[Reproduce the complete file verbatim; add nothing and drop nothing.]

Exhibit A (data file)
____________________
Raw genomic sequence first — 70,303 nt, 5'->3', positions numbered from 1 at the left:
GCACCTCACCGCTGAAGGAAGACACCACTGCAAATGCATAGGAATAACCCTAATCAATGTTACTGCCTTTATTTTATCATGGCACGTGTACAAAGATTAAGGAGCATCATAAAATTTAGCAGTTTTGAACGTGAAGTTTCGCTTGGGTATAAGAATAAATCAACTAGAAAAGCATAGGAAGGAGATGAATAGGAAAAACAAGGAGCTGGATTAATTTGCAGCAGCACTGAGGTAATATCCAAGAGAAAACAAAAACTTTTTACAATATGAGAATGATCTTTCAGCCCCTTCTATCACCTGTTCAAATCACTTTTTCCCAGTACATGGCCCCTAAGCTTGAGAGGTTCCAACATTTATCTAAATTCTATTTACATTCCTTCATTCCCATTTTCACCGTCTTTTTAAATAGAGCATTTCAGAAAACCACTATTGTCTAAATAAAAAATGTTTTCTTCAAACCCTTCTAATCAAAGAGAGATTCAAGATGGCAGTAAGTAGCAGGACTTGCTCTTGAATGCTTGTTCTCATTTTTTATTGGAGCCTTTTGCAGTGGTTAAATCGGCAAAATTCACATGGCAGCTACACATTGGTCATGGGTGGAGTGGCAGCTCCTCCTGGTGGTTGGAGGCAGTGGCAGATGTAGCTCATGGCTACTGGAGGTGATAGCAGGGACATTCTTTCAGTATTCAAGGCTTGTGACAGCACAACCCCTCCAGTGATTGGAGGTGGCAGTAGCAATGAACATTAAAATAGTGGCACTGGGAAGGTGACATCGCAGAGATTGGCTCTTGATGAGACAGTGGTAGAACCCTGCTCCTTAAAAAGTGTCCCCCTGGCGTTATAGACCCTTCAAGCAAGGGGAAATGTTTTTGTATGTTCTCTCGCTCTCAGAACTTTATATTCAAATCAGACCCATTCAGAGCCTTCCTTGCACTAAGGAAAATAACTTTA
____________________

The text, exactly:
Raw genomic sequence first — 70,303 nt, 5'->3', positions numbered from 1 at the left:
GCACCTCACCGCTGAAGGAAGACACCACTGCAAATGCATAGGAATAACCCTAATCAATGTTACTGCCTTTATTTTATCATGGCACGTGTACAAAGATTAAGGAGCATCATAAAATTTAGCAGTTTTGAACGTGAAGTTTCGCTTGGGTATAAGAATAAATCAACTAGAAAAGCATAGGAAGGAGATGAATAGGAAAAACAAGGAGCTGGATTAATTTGCAGCAGCACTGAGGTAATATCCAAGAGAAAACAAAAACTTTTTACAATATGAGAATGATCTTTCAGCCCCTTCTATCACCTGTTCAAATCACTTTTTCCCAGTACATGGCCCCTAAGCTTGAGAGGTTCCAACATTTATCTAAATTCTATTTACATTCCTTCATTCCCATTTTCACCGTCTTTTTAAATAGAGCATTTCAGAAAACCACTATTGTCTAAATAAAAAATGTTTTCTTCAAACCCTTCTAATCAAAGAGAGATTCAAGATGGCAGTAAGTAGCAGGACTTGCTCTTGAATGCTTGTTCTCATTTTTTATTGGAGCCTTTTGCAGTGGTTAAATCGGCAAAATTCACATGGCAGCTACACATTGGTCATGGGTGGAGTGGCAGCTCCTCCTGGTGGTTGGAGGCAGTGGCAGATGTAGCTCATGGCTACTGGAGGTGATAGCAGGGACATTCTTTCAGTATTCAAGGCTTGTGACAGCACAACCCCTCCAGTGATTGGAGGTGGCAGTAGCAATGAACATTAAAATAGTGGCACTGGGAAGGTGACATCGCAGAGATTGGCTCTTGATGAGACAGTGGTAGAACCCTGCTCCTTAAAAAGTGTCCCCCTGGCGTTATAGACCCTTCAAGCAAGGGGAAATGTTTTTGTATGTTCTCTCGCTCTCAGAACTTTATATTCAAATCAGACCCATTCAGAGCCTTCCTTGCACTAAGGAAAATAACTTTA